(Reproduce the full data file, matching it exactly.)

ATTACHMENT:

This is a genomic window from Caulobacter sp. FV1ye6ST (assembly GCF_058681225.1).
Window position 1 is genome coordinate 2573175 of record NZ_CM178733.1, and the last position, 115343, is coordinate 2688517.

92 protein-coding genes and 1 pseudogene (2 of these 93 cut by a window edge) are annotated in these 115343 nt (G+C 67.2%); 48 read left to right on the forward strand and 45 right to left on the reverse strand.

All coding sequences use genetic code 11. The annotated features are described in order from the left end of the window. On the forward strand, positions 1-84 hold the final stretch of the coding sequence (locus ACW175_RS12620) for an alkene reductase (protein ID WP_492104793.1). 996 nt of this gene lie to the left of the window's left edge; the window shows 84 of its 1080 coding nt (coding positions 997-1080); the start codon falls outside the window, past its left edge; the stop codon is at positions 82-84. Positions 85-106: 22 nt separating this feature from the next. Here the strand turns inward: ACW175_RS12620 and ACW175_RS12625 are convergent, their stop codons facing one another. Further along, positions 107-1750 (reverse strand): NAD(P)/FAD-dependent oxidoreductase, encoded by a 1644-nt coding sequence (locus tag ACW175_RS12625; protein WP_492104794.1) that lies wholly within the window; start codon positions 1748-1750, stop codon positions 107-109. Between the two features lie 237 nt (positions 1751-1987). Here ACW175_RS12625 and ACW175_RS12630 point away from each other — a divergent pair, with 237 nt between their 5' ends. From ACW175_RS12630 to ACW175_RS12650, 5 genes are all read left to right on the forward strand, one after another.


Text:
This is a genomic window from Caulobacter sp. FV1ye6ST (assembly GCF_058681225.1).
Window position 1 is genome coordinate 2573175 of record NZ_CM178733.1, and the last position, 115343, is coordinate 2688517.

92 protein-coding genes and 1 pseudogene (2 of these 93 cut by a window edge) are annotated in these 115343 nt (G+C 67.2%); 48 read left to right on the forward strand and 45 right to left on the reverse strand.

All coding sequences use genetic code 11. The annotated features are described in order from the left end of the window. On the forward strand, positions 1-84 hold the final stretch of the coding sequence (locus ACW175_RS12620) for an alkene reductase (protein ID WP_492104793.1). 996 nt of this gene lie to the left of the window's left edge; the window shows 84 of its 1080 coding nt (coding positions 997-1080); the start codon falls outside the window, past its left edge; the stop codon is at positions 82-84. Positions 85-106: 22 nt separating this feature from the next. Here the strand turns inward: ACW175_RS12620 and ACW175_RS12625 are convergent, their stop codons facing one another. Further along, positions 107-1750 (reverse strand): NAD(P)/FAD-dependent oxidoreductase, encoded by a 1644-nt coding sequence (locus tag ACW175_RS12625; protein WP_492104794.1) that lies wholly within the window; start codon positions 1748-1750, stop codon positions 107-109. Between the two features lie 237 nt (positions 1751-1987). Here ACW175_RS12625 and ACW175_RS12630 point away from each other — a divergent pair, with 237 nt between their 5' ends. From ACW175_RS12630 to ACW175_RS12650, 5 genes are all read left to right on the forward strand, one after another.